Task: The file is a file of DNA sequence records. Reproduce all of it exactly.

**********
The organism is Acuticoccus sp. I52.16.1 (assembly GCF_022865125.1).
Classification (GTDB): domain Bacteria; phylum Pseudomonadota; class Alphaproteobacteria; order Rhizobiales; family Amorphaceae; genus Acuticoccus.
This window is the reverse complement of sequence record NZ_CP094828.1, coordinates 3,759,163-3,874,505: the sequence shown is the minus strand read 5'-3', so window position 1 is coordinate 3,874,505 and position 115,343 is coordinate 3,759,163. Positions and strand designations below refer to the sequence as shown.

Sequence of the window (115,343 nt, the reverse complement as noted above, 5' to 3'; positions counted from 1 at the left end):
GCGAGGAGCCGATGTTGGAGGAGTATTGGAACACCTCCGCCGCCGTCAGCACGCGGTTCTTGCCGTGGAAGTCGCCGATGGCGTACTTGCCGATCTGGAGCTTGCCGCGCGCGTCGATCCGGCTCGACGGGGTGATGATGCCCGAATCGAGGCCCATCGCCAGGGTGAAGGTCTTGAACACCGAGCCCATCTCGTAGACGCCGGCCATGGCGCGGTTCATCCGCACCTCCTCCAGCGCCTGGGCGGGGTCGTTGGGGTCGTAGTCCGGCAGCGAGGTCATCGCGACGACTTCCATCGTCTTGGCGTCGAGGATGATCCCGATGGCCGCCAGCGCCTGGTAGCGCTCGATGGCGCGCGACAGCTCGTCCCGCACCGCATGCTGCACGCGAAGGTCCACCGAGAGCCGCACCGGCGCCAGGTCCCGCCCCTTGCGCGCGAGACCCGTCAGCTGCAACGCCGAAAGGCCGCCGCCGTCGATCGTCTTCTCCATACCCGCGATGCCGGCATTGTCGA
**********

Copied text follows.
The organism is Acuticoccus sp. I52.16.1 (assembly GCF_022865125.1).
Classification (GTDB): domain Bacteria; phylum Pseudomonadota; class Alphaproteobacteria; order Rhizobiales; family Amorphaceae; genus Acuticoccus.
This window is the reverse complement of sequence record NZ_CP094828.1, coordinates 3,759,163-3,874,505: the sequence shown is the minus strand read 5'-3', so window position 1 is coordinate 3,874,505 and position 115,343 is coordinate 3,759,163. Positions and strand designations below refer to the sequence as shown.

Sequence of the window (115,343 nt, the reverse complement as noted above, 5' to 3'; positions counted from 1 at the left end):
GCGAGGAGCCGATGTTGGAGGAGTATTGGAACACCTCCGCCGCCGTCAGCACGCGGTTCTTGCCGTGGAAGTCGCCGATGGCGTACTTGCCGATCTGGAGCTTGCCGCGCGCGTCGATCCGGCTCGACGGGGTGATGATGCCCGAATCGAGGCCCATCGCCAGGGTGAAGGTCTTGAACACCGAGCCCATCTCGTAGACGCCGGCCATGGCGCGGTTCATCCGCACCTCCTCCAGCGCCTGGGCGGGGTCGTTGGGGTCGTAGTCCGGCAGCGAGGTCATCGCGACGACTTCCATCGTCTTGGCGTCGAGGATGATCCCGATGGCCGCCAGCGCCTGGTAGCGCTCGATGGCGCGCGACAGCTCGTCCCGCACCGCATGCTGCACGCGAAGGTCCACCGAGAGCCGCACCGGCGCCAGGTCCCGCCCCTTGCGCGCGAGACCCGTCAGCTGCAACGCCGAAAGGCCGCCGCCGTCGATCGTCTTCTCCATACCCGCGATGCCGGCATTGTCGA